Since its inception, Universal Television — and its previous incarnations going back to NBC Studios — has been the main supplier to NBC. The vertically integrated studio has been gradually expanding its scope to sell to other networks.
This upfront, it accomplished the rare feat of landing new series on all four major broadcast networks, with drama Not Just Me and animated comedy Duncanville on Fox, drama FBI: Most Wanted on CBS, The Baker and the Beauty on ABC as well as dramas Council of Dads, Bluff City Law and Lincoln (co-production) and comedies The Kenan Show and Sunnyside at NBC.
And while most of the studio’s drama pilots got picked up to series, Uni TV brass are disappointed over the two that didn’t, ABC’s New York Undercover reboot from Dick Wolf and murder trial exploration Prism, which had been set at NBC.
Both were taken out right away and are getting some traction. I hear New York Undercover is targeting both broadcast/cable networks and streaming platforms, while Prism‘s content is said to be more premium, so it is pursuing SVOD services. All talks are still in flux but I hear New York Undercover‘s original network Fox is likely among the outlets approached.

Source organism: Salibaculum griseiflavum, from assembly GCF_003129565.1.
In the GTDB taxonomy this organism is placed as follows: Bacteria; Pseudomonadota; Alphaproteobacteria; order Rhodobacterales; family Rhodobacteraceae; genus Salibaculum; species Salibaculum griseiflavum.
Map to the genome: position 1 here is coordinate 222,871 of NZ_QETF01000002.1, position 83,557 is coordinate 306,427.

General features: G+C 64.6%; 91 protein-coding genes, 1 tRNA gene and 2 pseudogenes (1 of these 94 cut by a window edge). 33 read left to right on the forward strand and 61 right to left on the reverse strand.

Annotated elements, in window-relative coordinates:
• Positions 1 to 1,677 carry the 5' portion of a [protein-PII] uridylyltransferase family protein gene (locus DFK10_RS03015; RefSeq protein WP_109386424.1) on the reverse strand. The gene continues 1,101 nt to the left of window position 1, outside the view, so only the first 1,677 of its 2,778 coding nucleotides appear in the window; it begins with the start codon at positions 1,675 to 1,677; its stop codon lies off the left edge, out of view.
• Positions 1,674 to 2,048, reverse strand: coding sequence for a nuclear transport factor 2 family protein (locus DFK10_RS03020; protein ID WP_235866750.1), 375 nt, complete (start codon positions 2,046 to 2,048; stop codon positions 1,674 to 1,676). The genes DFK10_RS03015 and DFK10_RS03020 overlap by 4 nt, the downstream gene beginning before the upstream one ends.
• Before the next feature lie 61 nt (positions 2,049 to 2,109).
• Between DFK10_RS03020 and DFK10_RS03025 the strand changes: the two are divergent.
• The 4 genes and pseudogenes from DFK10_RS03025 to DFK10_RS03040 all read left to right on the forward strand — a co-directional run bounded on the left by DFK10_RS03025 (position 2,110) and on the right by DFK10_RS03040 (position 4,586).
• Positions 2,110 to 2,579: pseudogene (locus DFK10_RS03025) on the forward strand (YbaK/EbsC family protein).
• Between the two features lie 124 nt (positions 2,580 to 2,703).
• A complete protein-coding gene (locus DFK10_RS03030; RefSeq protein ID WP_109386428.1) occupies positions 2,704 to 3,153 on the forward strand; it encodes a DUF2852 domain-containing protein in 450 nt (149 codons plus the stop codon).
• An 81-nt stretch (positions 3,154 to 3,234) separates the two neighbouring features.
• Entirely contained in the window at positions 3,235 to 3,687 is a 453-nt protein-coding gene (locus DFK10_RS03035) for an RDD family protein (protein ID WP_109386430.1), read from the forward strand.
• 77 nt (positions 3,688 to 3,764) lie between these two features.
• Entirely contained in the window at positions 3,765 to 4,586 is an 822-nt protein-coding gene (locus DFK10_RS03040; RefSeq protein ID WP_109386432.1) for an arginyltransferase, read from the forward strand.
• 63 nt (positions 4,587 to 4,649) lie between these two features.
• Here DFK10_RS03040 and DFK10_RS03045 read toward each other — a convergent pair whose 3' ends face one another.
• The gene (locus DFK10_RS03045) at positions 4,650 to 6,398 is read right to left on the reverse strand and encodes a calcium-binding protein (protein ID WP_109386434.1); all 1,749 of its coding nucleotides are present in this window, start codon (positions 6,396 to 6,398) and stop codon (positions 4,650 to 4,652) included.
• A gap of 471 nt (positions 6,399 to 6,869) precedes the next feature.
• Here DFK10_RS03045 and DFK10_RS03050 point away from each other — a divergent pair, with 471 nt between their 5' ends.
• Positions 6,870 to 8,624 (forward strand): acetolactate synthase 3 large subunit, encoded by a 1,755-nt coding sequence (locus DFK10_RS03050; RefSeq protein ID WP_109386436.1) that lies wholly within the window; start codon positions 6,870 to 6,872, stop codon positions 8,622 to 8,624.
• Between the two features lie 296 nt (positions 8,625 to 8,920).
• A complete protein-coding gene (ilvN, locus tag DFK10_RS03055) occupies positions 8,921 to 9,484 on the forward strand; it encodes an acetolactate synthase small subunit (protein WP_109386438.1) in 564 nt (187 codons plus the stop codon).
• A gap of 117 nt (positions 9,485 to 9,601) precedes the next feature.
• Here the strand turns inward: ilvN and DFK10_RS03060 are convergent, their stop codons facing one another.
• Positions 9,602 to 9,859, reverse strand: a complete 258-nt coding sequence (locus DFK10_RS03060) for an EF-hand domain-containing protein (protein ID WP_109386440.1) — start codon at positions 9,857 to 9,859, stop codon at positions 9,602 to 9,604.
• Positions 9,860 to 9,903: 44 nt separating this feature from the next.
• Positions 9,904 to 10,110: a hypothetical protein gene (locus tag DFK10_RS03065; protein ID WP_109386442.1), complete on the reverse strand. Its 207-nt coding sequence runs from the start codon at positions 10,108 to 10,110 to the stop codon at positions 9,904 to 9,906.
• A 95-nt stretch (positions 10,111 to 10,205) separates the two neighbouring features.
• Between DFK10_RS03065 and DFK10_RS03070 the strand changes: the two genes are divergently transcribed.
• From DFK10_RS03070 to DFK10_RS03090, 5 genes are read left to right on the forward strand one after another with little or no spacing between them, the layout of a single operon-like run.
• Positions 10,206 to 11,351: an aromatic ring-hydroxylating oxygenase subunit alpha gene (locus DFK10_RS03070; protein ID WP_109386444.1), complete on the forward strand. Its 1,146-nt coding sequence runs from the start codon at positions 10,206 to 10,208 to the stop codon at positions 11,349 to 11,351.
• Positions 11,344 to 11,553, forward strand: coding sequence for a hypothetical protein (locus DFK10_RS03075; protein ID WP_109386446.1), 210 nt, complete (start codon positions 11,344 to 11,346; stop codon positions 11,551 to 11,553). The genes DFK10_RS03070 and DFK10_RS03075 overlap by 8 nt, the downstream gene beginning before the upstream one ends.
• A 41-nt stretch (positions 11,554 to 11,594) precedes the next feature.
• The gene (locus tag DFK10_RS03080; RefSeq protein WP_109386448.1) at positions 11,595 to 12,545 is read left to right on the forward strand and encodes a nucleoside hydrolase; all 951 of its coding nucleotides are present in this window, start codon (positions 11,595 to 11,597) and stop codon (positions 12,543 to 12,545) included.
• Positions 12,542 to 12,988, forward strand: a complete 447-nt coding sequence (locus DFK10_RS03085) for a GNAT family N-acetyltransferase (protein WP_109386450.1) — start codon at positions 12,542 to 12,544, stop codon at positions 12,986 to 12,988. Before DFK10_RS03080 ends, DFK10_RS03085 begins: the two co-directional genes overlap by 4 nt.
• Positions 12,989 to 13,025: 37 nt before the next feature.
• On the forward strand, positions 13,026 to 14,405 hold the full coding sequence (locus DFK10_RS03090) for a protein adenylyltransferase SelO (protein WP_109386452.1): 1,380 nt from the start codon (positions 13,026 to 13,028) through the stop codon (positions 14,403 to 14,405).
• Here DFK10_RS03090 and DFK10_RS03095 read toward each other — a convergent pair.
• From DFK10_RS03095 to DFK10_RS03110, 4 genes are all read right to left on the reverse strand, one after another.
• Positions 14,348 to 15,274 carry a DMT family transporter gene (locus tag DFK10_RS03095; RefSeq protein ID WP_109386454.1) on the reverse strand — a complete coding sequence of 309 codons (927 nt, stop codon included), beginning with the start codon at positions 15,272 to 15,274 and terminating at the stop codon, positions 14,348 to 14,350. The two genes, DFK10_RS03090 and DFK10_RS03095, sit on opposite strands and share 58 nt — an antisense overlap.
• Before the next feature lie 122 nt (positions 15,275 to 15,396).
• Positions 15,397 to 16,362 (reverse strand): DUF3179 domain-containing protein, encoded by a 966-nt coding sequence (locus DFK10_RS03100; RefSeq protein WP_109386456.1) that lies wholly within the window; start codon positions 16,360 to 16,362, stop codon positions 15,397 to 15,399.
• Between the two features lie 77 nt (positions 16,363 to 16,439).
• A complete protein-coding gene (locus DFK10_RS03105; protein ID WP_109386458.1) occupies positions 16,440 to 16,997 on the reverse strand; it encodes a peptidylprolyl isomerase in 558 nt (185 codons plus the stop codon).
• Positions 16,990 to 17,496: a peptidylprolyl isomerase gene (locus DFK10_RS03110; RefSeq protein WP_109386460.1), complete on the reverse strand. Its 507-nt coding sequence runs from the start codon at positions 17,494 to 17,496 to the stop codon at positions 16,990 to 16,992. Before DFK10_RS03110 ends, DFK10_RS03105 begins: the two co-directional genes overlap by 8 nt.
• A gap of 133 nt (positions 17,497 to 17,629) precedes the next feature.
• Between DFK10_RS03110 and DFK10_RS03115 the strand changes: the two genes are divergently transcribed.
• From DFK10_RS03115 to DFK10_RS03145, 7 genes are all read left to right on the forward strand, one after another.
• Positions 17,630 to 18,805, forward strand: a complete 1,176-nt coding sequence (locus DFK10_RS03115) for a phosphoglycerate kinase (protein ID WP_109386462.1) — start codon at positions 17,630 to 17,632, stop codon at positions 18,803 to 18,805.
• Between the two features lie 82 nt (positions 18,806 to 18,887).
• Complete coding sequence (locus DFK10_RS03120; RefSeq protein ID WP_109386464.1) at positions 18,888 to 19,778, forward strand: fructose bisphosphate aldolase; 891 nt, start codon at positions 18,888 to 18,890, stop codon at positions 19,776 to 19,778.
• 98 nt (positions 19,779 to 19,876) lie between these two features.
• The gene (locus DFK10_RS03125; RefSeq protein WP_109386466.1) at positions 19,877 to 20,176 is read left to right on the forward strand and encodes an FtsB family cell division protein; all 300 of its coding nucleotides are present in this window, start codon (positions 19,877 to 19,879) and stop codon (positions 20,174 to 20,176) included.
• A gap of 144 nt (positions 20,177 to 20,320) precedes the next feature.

The new New York Undercover picks up 20 years after the end of the original 1994-98 Fox series and features original cast members Malik Yoba and Luna Lauren Velez. Prism stars Malin Ackerman.
Overall, with the new pickups, Universal TV has a record 38 series on broadcast, cable and streaming. Without the three midseason NBC series’ fate uncertain Abby’s, The Village and The Enemy Within, the tally is 35, also a record. The studio recently landed its first HBO series, Julian Fellows’ The Gilded Age.
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